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"The EH.Net Encyclopedia of Economic and Business History is designed to provide students and laymen with high quality reference articles in the field. Articles for the Online Encyclopedia are written by experts, screened by a group of authorities, and carefully edited."
The first book of its kind in English, _Ancient Meteorology_ discusses Greek and Roman approaches and attitudes to this broad discipline, which in classical antiquity included not only 'weather', but occurrences such as earthquakes and comets that today would be regarded as geological, astronomical or seismological.
Renaissance Meteorology by Craig Martin
Call Number: SCIENCE QC855 .M37 2011
Publication Date: 2011-09-14
Martin situates the history of meteorology within the larger context of Renaissance and early modern science. The first study on Renaissance theories of weather in five decades, Renaissance Meteorology offers a novel understanding of traditional natural philosophy and its impact on the development of modern science.
The Invention of Clouds by Richard Hamblyn
Call Number: SCIENCE QC921 .H35 2002
Publication Date: 2002-08-03
In December 1802, Luke Howard delivered a lecture that was to be a defining point in natural history and meteorology. He named the clouds, classifying them in terms that remain familiar to this day: cirrus, stratus, cumulus, and nimbus... Legitimized by the elevation of this new classification and nomenclature, meteorology fast became a respectable science. Although his work is still the basis of modern meteorology, Luke Howard himself has long been overlooked. Part history of science, part cultural excavation, The Invention of Clouds is a detailed and informative examination of Howard's life and achievements.
Meteorology in America, 1800-1870 by James R. Fleming
Call Number: SCIENCE QC857.U6 F54 1990
Publication Date: 1990-10-01
Between 1800 and 1870 meteorology emerged as both a legitimate science and a government service in America. Challenging the widely held assumption that meteorologists were mere "data-gatherers" and that U.S. scientists were inferior to their European counterparts, James Rodger Fleming shows how the 1840s debate over the nature and causes of storms led to a "meteorological crusade" that would transform both theory and practice. Centrally located administrators organized hundreds of widely dispersed volunteer and military observers into systematic projects that covered the entire nation. Theorists then used these systems to "observe" weather patterns over large areas, making possible for the first time the compilation of accurate weather charts and maps. When in 1870 Congress created a federal storm-warning service under the U.S. Army Signal Office, the era of amateur scientists, volunteer observers, and adhoc organizations came to an end. But the gains had been significant, including advances in natural history and medical geography, and in understanding the general circulation of the earth's atmosphere.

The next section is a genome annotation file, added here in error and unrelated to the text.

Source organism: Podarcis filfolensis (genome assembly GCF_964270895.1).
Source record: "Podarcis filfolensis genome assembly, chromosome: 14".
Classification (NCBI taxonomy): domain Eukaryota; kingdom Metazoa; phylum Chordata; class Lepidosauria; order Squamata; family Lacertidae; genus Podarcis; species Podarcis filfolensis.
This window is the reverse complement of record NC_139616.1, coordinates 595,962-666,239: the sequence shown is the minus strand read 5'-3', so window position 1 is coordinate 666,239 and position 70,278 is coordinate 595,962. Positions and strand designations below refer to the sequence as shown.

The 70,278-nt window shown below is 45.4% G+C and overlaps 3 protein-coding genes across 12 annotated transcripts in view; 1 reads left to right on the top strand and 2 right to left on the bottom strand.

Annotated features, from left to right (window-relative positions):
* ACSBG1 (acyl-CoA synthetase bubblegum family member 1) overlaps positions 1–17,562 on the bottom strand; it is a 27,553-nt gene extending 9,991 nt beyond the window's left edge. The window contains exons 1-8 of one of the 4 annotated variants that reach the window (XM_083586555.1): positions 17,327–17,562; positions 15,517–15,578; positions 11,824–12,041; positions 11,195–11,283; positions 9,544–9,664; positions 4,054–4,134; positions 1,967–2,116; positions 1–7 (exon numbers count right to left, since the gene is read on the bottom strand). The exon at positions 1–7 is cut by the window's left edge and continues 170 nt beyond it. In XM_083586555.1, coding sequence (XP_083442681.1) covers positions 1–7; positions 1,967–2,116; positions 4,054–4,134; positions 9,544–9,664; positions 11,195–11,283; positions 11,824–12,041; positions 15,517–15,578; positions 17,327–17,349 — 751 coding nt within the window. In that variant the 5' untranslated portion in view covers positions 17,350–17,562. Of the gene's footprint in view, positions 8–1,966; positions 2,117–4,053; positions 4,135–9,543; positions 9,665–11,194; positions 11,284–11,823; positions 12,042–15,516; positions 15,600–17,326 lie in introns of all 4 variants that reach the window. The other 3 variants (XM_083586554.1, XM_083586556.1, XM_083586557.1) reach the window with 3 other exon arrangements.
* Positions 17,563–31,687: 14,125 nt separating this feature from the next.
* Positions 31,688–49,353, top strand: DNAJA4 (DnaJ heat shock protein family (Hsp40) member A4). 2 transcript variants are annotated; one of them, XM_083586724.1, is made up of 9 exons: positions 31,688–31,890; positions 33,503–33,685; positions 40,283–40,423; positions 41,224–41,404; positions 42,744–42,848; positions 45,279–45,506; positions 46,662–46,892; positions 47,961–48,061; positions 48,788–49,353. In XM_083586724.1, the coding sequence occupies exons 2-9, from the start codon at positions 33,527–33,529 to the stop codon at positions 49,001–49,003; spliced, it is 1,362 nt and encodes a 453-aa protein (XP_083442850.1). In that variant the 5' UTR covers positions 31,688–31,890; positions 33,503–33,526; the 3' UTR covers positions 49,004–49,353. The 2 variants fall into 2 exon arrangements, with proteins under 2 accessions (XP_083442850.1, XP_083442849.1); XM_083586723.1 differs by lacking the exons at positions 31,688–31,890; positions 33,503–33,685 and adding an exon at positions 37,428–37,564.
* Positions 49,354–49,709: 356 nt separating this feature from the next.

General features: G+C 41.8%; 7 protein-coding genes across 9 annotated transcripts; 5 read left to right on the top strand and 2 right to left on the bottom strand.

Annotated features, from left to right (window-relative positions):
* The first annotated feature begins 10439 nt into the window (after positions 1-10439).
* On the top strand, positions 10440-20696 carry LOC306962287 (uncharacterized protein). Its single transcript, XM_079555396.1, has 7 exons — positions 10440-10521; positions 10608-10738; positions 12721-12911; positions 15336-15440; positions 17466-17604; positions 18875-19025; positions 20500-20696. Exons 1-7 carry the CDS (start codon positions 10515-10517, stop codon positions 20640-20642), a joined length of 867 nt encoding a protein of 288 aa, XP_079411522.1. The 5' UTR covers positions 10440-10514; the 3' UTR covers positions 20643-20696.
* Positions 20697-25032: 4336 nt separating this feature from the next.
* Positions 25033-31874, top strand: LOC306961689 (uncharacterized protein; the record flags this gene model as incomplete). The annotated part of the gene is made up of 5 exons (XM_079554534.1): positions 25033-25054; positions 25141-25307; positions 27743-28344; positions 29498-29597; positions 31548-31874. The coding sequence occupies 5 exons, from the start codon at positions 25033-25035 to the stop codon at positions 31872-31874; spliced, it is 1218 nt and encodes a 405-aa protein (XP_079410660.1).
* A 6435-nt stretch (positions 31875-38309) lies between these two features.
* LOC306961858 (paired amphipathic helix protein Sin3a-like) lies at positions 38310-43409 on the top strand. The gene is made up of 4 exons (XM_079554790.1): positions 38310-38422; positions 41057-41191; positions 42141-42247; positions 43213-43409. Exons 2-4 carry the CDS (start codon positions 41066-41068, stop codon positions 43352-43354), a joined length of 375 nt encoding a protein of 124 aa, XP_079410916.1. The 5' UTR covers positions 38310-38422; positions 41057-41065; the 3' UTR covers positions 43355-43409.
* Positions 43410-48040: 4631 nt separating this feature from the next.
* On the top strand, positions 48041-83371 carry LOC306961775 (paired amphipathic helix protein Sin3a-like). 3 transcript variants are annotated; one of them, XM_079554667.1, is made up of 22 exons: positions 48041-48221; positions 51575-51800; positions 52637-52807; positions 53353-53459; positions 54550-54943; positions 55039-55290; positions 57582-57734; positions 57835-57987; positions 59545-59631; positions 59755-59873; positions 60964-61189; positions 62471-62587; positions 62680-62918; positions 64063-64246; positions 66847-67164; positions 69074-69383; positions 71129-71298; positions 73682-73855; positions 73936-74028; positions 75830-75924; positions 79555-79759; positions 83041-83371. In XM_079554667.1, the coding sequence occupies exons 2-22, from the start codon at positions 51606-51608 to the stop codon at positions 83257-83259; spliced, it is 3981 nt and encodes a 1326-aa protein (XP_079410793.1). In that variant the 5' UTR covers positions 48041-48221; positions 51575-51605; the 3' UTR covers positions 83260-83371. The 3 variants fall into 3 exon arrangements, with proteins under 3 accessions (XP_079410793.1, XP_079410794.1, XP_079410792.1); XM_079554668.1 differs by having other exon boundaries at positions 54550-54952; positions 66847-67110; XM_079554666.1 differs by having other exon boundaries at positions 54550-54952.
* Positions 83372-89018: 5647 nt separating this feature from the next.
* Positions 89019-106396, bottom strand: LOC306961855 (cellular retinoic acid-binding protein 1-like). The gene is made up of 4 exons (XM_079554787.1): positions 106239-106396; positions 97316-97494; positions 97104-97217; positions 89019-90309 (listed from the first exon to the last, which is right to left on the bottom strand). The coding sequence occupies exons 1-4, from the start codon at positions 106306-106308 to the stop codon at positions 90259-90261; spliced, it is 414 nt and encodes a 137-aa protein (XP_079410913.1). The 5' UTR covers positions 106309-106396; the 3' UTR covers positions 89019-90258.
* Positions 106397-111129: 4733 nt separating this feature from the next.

Aristotle's work contained early theory on weather phenomena, including the interaction of the four elements, and explanations for earthquakes and water evaporation. Some of his ideas were right, some wrong, but either way, as the first climate theoretician, Aristotle is known as the father of meteorology.
Leonardo Da Vinci's idea for a hygrometer (a device that measures humidity in the surrounding environment).
A commercial site that also provides specific time and location weather reports, "Weather Source was founded in 2004 by experts in the industry with experience developing cutting-edge science, engineering and meteorology for some of the most respected organizations in the world in both the public and private sectors, including, energy, insurance and defense."
The first comprehensive history of its kind, Weather on the Air explores the many forces that have shaped weather broadcasts over the years, including the long-term drive to professionalize weathercasting, the complex relations between government & private forecasters, and the effects of climate-change science and the Internet on today's broadcasts.
Enlightenment inquiries into the weather sought to impose order on a force that had the power to alter human life and social conditions. British Weather and the Climate of Enlightenment reveals how a new sense of the national climate emerged in the eighteenth century from the systematic recording of the weather, and how it was deployed in discussions of the health and welfare of the population.
For much of the first half of the 20th century, meteorology was more art than science, dependent on an individual forecaster's lifetime of local experience....After World War II, the combination of an expanded observation network developed for military purposes, newly trained meteorologists, savvy about math and physics, and the nascent digital computer created a new way of approaching atmospheric theory and weather forecasting.